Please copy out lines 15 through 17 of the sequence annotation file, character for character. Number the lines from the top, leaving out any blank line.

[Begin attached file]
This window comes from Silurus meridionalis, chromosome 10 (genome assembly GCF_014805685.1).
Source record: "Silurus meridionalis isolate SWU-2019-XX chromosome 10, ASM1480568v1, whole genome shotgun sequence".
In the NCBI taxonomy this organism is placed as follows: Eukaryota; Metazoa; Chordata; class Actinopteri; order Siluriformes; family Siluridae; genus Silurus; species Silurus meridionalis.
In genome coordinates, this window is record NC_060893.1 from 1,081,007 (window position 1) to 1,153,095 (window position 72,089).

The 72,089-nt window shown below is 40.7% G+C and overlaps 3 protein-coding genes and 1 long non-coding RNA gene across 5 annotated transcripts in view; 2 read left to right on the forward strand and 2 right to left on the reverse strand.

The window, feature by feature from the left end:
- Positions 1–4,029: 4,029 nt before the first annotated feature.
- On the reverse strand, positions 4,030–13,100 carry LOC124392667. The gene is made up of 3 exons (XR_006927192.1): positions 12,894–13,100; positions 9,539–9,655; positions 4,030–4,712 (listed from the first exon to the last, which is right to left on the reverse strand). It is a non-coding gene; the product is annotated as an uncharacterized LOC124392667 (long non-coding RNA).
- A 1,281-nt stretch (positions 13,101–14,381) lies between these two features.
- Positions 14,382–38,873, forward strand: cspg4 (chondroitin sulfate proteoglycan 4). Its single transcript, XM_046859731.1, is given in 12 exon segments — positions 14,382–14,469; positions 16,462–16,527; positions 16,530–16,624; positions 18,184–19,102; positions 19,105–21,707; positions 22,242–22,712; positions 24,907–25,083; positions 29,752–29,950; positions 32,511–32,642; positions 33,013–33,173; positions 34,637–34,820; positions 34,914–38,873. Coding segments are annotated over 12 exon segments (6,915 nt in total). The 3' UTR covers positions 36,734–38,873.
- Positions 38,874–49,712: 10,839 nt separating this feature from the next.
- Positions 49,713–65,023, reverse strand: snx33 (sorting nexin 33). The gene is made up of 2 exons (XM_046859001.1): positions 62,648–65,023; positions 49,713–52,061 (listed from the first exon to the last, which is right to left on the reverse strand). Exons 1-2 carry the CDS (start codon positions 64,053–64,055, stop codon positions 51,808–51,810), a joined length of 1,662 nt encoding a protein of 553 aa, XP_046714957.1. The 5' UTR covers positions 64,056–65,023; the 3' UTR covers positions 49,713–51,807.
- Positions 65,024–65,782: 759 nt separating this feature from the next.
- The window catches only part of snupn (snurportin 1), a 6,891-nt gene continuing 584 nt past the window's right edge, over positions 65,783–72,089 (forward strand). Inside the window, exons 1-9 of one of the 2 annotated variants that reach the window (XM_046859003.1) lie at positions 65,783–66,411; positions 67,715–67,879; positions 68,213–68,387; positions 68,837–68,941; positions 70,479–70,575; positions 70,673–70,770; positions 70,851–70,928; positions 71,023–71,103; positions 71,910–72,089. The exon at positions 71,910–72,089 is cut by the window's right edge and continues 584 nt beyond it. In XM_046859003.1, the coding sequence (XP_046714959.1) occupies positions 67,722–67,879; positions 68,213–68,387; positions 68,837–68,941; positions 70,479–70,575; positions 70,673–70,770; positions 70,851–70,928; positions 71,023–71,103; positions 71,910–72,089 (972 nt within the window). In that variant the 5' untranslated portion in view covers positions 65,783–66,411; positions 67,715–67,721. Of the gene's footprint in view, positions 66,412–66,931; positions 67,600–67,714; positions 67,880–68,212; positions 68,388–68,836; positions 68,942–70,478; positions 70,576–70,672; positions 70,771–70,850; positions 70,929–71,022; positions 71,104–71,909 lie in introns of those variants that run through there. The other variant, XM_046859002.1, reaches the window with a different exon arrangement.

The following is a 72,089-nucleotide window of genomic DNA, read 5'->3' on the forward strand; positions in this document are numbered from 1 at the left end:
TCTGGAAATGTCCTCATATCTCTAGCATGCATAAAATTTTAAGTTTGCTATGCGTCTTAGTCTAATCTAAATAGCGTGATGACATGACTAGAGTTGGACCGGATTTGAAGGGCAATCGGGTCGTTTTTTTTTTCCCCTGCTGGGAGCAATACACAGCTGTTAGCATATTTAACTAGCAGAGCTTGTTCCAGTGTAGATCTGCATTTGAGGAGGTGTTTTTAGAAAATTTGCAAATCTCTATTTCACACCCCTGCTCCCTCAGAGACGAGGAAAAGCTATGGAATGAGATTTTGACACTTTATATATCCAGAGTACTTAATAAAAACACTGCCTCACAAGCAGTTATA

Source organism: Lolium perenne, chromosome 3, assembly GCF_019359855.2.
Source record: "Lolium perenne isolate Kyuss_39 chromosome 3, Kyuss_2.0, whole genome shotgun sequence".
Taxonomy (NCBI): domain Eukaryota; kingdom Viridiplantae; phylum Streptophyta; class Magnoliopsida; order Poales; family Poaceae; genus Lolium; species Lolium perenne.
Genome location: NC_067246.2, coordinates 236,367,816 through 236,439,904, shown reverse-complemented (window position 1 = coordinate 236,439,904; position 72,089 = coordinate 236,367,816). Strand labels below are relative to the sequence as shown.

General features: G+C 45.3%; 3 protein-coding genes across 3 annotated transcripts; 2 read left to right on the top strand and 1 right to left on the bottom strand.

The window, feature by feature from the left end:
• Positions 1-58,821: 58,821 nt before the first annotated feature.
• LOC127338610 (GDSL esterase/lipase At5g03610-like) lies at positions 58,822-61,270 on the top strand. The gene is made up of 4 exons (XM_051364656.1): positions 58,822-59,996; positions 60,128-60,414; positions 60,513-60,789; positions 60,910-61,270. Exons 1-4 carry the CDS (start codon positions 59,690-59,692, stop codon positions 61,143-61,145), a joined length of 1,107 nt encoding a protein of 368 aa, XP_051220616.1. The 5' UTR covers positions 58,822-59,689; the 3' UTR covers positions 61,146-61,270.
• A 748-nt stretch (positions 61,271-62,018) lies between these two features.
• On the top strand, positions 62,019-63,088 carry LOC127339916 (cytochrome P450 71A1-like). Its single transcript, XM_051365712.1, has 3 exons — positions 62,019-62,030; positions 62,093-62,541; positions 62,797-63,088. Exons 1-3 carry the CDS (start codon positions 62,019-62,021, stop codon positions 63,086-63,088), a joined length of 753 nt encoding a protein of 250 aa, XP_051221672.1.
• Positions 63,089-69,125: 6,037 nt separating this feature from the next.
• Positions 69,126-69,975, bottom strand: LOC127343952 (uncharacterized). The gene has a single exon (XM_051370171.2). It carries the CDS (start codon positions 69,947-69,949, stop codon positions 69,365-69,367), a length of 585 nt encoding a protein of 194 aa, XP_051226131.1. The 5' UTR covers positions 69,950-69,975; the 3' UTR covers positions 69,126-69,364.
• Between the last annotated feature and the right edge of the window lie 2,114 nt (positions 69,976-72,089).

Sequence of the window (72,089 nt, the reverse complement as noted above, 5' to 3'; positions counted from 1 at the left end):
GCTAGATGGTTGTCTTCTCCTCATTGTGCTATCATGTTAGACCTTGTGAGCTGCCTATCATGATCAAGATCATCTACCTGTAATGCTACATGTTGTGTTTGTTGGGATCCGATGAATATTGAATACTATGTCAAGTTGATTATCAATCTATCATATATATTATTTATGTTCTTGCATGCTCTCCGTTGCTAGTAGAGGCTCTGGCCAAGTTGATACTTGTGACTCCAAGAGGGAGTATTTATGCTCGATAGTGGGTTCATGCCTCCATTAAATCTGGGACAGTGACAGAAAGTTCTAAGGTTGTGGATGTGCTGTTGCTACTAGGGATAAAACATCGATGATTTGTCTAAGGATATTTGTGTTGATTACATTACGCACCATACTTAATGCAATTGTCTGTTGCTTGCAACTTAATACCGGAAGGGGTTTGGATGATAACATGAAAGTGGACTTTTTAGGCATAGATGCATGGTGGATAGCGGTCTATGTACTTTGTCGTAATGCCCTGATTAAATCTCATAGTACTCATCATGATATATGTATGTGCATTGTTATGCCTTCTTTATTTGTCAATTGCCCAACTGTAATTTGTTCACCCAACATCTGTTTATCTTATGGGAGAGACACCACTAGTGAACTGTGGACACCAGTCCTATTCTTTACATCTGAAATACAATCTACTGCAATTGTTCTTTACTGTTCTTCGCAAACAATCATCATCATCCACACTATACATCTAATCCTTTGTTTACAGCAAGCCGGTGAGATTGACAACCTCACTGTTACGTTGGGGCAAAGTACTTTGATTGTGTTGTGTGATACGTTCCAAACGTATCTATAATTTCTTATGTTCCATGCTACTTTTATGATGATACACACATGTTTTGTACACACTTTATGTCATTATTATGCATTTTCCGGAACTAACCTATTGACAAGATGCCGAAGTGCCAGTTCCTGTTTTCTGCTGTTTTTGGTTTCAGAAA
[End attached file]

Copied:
The following is a 72,089-nucleotide window of genomic DNA, read 5'->3' on the forward strand; positions in this document are numbered from 1 at the left end:
TCTGGAAATGTCCTCATATCTCTAGCATGCATAAAATTTTAAGTTTGCTATGCGTCTTAGTCTAATCTAAATAGCGTGATGACATGACTAGAGTTGGACCGGATTTGAAGGGCAATCGGGTCGTTTTTTTTTTCCCCTGCTGGGAGCAATACACAGCTGTTAGCATATTTAACTAGCAGAGCTTGTTCCAGTGTAGATCTGCATTTGAGGAGGTGTTTTTAGAAAATTTGCAAATCTCTATTTCACACCCCTGCTCCCTCAGAGACGAGGAAAAGCTATGGAATGAGATTTTGACACTTTATATATCCAGAGTACTTAATAAAAACACTGCCTCACAAGCAGTTATA

Source organism: Lolium perenne, chromosome 3, assembly GCF_019359855.2.